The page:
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Although there is still some mining going on (gold, iron, etc) this 1880's mining town is also a museum unto itself. Ready for the run of summer tourists.
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A shot inside the trading post. Every wall is a museum of different facets of the mining, hunting, settler life.
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A rainy off season day in downtown Atlantic City
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Read the sign to see how the town survived.
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While Atlantic City is on the east side of the divide, sister city South Pass is on the west. Read about our stop there in the daily text.
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Our little car was a little muddy before this jaunt. Now it is a paler shade of dingy.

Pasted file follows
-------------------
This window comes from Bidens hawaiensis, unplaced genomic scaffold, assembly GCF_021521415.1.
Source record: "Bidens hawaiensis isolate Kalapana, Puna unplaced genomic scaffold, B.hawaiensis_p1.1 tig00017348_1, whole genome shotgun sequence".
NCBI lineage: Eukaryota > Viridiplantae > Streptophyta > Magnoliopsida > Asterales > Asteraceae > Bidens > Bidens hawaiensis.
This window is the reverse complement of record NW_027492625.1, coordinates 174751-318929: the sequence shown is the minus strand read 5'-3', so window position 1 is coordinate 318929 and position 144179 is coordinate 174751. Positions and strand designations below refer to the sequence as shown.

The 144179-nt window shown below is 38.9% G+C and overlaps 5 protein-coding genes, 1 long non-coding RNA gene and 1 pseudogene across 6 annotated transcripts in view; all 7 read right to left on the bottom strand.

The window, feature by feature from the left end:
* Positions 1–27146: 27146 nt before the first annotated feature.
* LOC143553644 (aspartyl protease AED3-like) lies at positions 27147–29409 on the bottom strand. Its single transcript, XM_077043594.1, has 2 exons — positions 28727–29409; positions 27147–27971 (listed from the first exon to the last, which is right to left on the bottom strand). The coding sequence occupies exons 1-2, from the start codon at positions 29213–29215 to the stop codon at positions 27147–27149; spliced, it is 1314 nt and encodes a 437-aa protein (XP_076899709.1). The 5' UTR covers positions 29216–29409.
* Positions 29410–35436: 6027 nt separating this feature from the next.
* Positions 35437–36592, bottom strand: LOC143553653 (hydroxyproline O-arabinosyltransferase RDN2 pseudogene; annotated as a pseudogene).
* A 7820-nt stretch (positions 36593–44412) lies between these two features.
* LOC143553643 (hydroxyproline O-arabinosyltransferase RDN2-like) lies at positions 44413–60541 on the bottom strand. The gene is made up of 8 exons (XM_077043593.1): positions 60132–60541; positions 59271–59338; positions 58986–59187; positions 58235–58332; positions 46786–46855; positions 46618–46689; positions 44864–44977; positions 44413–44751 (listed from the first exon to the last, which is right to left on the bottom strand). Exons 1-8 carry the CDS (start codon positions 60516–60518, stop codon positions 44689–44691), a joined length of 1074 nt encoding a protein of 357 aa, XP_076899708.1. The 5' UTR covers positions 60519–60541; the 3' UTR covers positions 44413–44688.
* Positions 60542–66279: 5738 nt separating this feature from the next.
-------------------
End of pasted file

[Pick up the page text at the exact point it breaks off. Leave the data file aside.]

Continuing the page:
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As I mentioned, there have been working mines here on and off for a century and a quarter. Gold, Uranium, what-have-you.
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So onward up WY-28 to US-287 to Lander. Lander? Yes the same place we'd stopped for cappuccino on our way out. The Old Town Coffee House was in between grinders, so we had to settle for Mellita filtered steamed milk cafe au lait. It was we-eak. But we looked at maps and decided to head on through Riverton and stopin Shoshoni. My Droid siad there is one motel in town, and it was fairly nice. Driving through Riverton proved to us that it was no place to stop. Yes, it was cheaper, and yes it had cappuccino, but it was a gambling, smoking, drinking capitol of the Wind River Indian Reservation. We wanted a quiet room.
I saw some evocative red landscape, and stopped to look around. Karen stayed in the car.
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My shadow, my reflection, and the is not an eff chopped off on this sign in Lander
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I was annoyed to see that we must be on a same road that we took in 2001, when we headed to Lander (/Sep2001/journal.htm#s24). I like to try different routes.
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I like interesting skies, even if it might mean troublesome driving.